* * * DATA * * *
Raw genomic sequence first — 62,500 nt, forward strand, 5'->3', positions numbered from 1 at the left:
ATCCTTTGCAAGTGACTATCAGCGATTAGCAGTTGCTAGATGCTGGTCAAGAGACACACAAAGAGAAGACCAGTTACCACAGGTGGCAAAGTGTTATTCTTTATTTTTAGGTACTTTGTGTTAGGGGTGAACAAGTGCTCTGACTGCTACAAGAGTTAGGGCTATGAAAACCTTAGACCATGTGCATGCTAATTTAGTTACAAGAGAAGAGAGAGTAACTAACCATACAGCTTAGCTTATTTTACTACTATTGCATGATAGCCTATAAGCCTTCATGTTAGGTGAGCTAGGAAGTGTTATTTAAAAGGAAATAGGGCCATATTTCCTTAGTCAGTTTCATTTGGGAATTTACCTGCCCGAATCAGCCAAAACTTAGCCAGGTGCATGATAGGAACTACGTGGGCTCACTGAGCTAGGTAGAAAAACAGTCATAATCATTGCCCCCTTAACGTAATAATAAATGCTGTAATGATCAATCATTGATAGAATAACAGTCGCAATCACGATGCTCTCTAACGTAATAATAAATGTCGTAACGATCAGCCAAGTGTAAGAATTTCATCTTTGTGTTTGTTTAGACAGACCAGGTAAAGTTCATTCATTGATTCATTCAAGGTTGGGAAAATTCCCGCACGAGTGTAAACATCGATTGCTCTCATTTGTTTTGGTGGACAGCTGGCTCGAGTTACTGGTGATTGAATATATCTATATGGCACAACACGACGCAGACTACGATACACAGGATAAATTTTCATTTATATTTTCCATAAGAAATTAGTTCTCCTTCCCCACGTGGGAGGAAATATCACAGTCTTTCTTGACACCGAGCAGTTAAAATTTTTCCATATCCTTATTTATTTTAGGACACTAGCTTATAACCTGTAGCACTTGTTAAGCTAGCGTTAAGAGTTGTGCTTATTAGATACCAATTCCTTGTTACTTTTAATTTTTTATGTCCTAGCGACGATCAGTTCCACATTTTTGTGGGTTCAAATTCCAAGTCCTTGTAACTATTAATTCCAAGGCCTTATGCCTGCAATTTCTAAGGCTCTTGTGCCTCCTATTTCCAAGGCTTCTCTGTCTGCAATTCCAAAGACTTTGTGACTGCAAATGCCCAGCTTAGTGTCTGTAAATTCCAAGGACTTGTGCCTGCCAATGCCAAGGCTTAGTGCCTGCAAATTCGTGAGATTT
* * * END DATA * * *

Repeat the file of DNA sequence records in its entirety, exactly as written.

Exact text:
Raw genomic sequence first — 62,500 nt, forward strand, 5'->3', positions numbered from 1 at the left:
ATCCTTTGCAAGTGACTATCAGCGATTAGCAGTTGCTAGATGCTGGTCAAGAGACACACAAAGAGAAGACCAGTTACCACAGGTGGCAAAGTGTTATTCTTTATTTTTAGGTACTTTGTGTTAGGGGTGAACAAGTGCTCTGACTGCTACAAGAGTTAGGGCTATGAAAACCTTAGACCATGTGCATGCTAATTTAGTTACAAGAGAAGAGAGAGTAACTAACCATACAGCTTAGCTTATTTTACTACTATTGCATGATAGCCTATAAGCCTTCATGTTAGGTGAGCTAGGAAGTGTTATTTAAAAGGAAATAGGGCCATATTTCCTTAGTCAGTTTCATTTGGGAATTTACCTGCCCGAATCAGCCAAAACTTAGCCAGGTGCATGATAGGAACTACGTGGGCTCACTGAGCTAGGTAGAAAAACAGTCATAATCATTGCCCCCTTAACGTAATAATAAATGCTGTAATGATCAATCATTGATAGAATAACAGTCGCAATCACGATGCTCTCTAACGTAATAATAAATGTCGTAACGATCAGCCAAGTGTAAGAATTTCATCTTTGTGTTTGTTTAGACAGACCAGGTAAAGTTCATTCATTGATTCATTCAAGGTTGGGAAAATTCCCGCACGAGTGTAAACATCGATTGCTCTCATTTGTTTTGGTGGACAGCTGGCTCGAGTTACTGGTGATTGAATATATCTATATGGCACAACACGACGCAGACTACGATACACAGGATAAATTTTCATTTATATTTTCCATAAGAAATTAGTTCTCCTTCCCCACGTGGGAGGAAATATCACAGTCTTTCTTGACACCGAGCAGTTAAAATTTTTCCATATCCTTATTTATTTTAGGACACTAGCTTATAACCTGTAGCACTTGTTAAGCTAGCGTTAAGAGTTGTGCTTATTAGATACCAATTCCTTGTTACTTTTAATTTTTTATGTCCTAGCGACGATCAGTTCCACATTTTTGTGGGTTCAAATTCCAAGTCCTTGTAACTATTAATTCCAAGGCCTTATGCCTGCAATTTCTAAGGCTCTTGTGCCTCCTATTTCCAAGGCTTCTCTGTCTGCAATTCCAAAGACTTTGTGACTGCAAATGCCCAGCTTAGTGTCTGTAAATTCCAAGGACTTGTGCCTGCCAATGCCAAGGCTTAGTGCCTGCAAATTCGTGAGATTT